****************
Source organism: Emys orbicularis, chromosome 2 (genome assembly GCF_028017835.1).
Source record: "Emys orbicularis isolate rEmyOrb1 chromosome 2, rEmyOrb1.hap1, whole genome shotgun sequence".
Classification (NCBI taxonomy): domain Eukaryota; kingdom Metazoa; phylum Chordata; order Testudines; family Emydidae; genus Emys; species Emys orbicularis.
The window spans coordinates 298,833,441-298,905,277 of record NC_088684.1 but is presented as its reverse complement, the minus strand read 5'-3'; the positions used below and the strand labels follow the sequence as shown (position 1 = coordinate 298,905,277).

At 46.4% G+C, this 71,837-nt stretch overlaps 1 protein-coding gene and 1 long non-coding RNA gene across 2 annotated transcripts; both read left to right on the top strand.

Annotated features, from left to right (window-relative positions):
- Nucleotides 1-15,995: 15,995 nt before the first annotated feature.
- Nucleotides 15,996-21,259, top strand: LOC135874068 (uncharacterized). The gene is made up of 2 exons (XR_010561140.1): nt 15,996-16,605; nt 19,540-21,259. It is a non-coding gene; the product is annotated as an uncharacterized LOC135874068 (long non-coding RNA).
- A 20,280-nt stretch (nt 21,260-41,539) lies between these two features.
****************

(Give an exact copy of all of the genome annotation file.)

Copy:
Source organism: Emys orbicularis, chromosome 2 (genome assembly GCF_028017835.1).
Source record: "Emys orbicularis isolate rEmyOrb1 chromosome 2, rEmyOrb1.hap1, whole genome shotgun sequence".
Classification (NCBI taxonomy): domain Eukaryota; kingdom Metazoa; phylum Chordata; order Testudines; family Emydidae; genus Emys; species Emys orbicularis.
The window spans coordinates 298,833,441-298,905,277 of record NC_088684.1 but is presented as its reverse complement, the minus strand read 5'-3'; the positions used below and the strand labels follow the sequence as shown (position 1 = coordinate 298,905,277).

At 46.4% G+C, this 71,837-nt stretch overlaps 1 protein-coding gene and 1 long non-coding RNA gene across 2 annotated transcripts; both read left to right on the top strand.

Annotated features, from left to right (window-relative positions):
- Nucleotides 1-15,995: 15,995 nt before the first annotated feature.
- Nucleotides 15,996-21,259, top strand: LOC135874068 (uncharacterized). The gene is made up of 2 exons (XR_010561140.1): nt 15,996-16,605; nt 19,540-21,259. It is a non-coding gene; the product is annotated as an uncharacterized LOC135874068 (long non-coding RNA).
- A 20,280-nt stretch (nt 21,260-41,539) lies between these two features.